THE BLOG

3 Myths of Leadership Development: Part II

04/24/2015 03:50 pm ET | Updated Jun 23, 2015

Co-authored by Melissa Mead

This is the second part of the 3 Myths of Leadership Development series. Myth #1 - "leadership is knowledge" considered how truly effective leadership development models go beyond knowledge transfer and focus on putting that knowledge into practice. In part 2 of the 3 part series, the myth about who should engage in leadership development is explored.

Myth #2 - Leadership Development Should Only Happen with the Top Leaders

When creating a leadership development model, the executive team, or c-suite, is typically the first to engage in the process. When it comes to leadership models, the conversations, strategic planning, etc. frequently stay at the highest levels of leadership. Yet engaging the leaders in the middle level of an organization in the planning and building of a model adds tremendous insight and value. After all, mid-level leaders are the direct link to organizational success.

The best way to understand the demands and needs of your organization is to go straight to your middle management and get their feedback. This provides benefits that are two-fold: it not only allows you to build your leadership development plan, but also creates the opportunity for extra opportunities for your high potential leaders. Conger & Fulmer of Harvard Business Review comment, "succession management must be a flexible system oriented toward developmental activities, not a rigid list of high-potential employees and the spots they might fill." When you engage your mid-level leaders in the process, the possibility of engagement and competency development in your leadership pipeline emerges.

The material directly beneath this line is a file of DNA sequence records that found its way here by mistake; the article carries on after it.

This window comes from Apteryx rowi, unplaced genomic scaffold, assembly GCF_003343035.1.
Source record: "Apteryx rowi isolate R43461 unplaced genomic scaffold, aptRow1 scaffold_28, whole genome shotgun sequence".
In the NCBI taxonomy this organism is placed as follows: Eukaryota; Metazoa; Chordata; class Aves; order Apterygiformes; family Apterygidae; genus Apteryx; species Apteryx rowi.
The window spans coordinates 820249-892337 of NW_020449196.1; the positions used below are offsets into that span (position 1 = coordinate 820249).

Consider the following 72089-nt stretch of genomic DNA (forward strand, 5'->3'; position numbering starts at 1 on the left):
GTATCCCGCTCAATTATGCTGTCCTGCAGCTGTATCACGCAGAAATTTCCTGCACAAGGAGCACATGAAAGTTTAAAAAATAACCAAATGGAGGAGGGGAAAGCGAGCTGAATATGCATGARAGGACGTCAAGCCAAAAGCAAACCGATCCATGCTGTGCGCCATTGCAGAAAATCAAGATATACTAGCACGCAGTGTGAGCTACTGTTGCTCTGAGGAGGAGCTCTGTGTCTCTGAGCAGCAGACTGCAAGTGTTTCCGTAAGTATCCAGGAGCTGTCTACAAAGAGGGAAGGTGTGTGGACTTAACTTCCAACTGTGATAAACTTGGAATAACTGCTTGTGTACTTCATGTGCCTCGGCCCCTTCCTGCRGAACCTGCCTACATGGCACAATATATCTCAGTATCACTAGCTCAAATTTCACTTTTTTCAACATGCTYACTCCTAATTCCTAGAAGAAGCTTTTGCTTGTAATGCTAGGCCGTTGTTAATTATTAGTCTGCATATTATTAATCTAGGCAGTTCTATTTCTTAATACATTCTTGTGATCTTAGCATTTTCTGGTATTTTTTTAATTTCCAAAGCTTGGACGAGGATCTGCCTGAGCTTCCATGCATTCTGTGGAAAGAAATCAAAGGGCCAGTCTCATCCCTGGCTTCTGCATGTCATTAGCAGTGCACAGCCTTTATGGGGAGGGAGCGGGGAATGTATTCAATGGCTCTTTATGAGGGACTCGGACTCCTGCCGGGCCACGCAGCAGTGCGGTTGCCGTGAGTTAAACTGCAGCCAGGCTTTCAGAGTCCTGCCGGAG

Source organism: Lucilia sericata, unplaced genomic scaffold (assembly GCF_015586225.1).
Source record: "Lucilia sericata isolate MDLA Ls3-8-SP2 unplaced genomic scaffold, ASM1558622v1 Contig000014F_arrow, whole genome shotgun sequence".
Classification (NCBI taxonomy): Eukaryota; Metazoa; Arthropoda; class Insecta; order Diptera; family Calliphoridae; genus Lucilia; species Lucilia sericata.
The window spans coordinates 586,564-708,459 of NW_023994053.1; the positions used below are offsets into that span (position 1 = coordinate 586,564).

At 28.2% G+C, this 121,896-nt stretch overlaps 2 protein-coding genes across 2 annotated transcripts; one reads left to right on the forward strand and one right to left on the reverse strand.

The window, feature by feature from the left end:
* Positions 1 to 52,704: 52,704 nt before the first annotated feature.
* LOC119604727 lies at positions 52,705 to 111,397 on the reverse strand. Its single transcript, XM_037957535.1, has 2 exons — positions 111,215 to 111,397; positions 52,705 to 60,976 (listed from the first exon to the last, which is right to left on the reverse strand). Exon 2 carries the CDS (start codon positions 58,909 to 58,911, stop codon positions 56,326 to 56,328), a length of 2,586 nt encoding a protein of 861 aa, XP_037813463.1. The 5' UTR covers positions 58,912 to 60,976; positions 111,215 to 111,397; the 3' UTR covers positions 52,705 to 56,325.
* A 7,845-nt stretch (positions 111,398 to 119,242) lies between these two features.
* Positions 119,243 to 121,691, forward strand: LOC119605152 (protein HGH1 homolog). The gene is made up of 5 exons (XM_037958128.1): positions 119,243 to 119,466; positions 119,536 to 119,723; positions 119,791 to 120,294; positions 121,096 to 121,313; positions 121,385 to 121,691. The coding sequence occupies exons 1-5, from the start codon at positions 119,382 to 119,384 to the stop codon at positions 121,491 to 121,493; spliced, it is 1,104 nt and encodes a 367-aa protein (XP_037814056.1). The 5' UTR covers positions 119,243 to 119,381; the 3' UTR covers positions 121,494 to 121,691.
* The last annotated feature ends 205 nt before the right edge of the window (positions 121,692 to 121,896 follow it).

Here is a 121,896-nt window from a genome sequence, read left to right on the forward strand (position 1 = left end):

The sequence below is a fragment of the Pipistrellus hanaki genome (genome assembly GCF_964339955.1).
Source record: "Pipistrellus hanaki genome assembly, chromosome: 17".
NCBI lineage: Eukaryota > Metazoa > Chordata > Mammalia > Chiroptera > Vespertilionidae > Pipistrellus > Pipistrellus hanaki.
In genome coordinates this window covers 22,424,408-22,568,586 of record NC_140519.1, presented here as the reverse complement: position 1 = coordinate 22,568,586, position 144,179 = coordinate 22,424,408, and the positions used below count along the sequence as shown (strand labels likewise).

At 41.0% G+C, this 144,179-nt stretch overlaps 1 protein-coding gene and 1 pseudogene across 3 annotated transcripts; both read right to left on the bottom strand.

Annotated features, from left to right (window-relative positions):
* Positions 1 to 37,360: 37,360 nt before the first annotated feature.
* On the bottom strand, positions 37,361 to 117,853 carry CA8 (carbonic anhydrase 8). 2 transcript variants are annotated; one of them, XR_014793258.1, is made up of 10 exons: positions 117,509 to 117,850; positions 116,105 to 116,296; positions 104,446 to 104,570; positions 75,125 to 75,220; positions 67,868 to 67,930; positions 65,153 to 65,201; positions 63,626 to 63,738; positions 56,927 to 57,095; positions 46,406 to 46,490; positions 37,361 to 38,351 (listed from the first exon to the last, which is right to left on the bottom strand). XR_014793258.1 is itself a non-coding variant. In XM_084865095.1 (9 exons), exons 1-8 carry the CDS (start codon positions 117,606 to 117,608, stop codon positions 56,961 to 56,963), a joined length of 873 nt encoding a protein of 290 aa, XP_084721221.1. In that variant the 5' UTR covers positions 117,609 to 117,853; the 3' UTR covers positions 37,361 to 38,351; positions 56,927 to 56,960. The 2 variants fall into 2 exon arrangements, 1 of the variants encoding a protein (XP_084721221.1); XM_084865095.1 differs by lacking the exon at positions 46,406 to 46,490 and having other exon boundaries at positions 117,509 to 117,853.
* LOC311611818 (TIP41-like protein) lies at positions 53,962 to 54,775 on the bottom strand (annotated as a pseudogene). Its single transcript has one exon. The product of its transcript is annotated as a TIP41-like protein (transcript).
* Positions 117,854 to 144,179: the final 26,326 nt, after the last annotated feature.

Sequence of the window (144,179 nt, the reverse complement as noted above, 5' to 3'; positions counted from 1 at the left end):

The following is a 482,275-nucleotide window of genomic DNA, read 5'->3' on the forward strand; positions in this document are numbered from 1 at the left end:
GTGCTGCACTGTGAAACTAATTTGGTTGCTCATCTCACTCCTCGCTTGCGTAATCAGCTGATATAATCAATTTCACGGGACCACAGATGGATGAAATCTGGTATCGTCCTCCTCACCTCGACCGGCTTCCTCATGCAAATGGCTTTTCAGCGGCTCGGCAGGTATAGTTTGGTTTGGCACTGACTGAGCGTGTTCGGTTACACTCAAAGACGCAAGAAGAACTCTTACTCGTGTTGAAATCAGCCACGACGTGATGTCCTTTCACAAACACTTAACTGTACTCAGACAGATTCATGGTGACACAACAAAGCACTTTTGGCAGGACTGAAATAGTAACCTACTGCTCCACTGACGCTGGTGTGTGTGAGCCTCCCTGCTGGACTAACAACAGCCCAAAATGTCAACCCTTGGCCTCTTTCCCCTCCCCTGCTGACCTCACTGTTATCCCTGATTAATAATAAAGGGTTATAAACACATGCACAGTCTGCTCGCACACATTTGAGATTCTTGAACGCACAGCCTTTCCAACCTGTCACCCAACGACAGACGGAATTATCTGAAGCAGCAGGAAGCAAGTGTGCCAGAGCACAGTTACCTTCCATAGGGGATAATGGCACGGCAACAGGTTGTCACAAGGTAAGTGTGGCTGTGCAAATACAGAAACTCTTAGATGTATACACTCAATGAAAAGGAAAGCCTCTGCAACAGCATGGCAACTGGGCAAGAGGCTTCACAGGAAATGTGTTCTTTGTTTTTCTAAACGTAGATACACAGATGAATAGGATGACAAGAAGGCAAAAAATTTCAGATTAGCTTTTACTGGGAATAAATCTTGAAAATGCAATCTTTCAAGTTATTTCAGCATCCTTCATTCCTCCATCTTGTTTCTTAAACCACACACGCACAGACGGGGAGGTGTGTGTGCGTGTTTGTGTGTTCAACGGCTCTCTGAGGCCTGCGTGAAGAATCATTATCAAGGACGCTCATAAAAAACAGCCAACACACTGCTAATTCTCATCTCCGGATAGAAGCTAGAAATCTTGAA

This process should not only be an opportunity for these leaders to provide feedback, but also allow them to do some of the heavy lifting. This group can help determine the competencies needed from their leaders in order to be successful in reaching business goals and outcomes. Being pulled in two different directions (leading while being led) typically gives them a strong sense of the competencies needed from their leadership team to help meet business objectives.

When selecting the team to get feedback from, it's important to choose your star performers, in critical roles in the organization with a wide breadth of responsibility. This also builds engagement in the leadership process throughout multiple layers in the organization, and strengthens your succession planning. That is how we grow future leaders.

Instead of having the top-level execs always driving the leadership development process, strive to involve those mid-level managers. By doing so, we are creating opportunities to build a stronger and deeper model throughout the organization for leadership development. It might even spark the identification of new leaders in the organization! Chances are those star performers at the mid-level want to grow as individuals, reach organizational goals, and not to mention - move up on the leadership ladder. If they want to help be the voice and spread the word, let them. What better way to reach a broader scope of your employees than by engaging them in the leadership process?

If the long-term goal is to become a stronger organization and grow future leaders, then engaging leaders in the building of the leadership development plan should be key to not just the executives, but to those in the middle who are stars and who want a voice. Give them one!

Stay tuned for part three of the 3 Myths of Leadership Development.

Jim Finkelstein is the President and CEO of FutureSense, Inc. http://www.futuresense.com. He is a life long student of people and is an Adjunct Faculty member at Sonoma State University in the Executive MBA program. You can follow him on Twitter @futuresense

Melissa Mead is a writer for FutureSense. You can follow her on Twitter at @mloves2run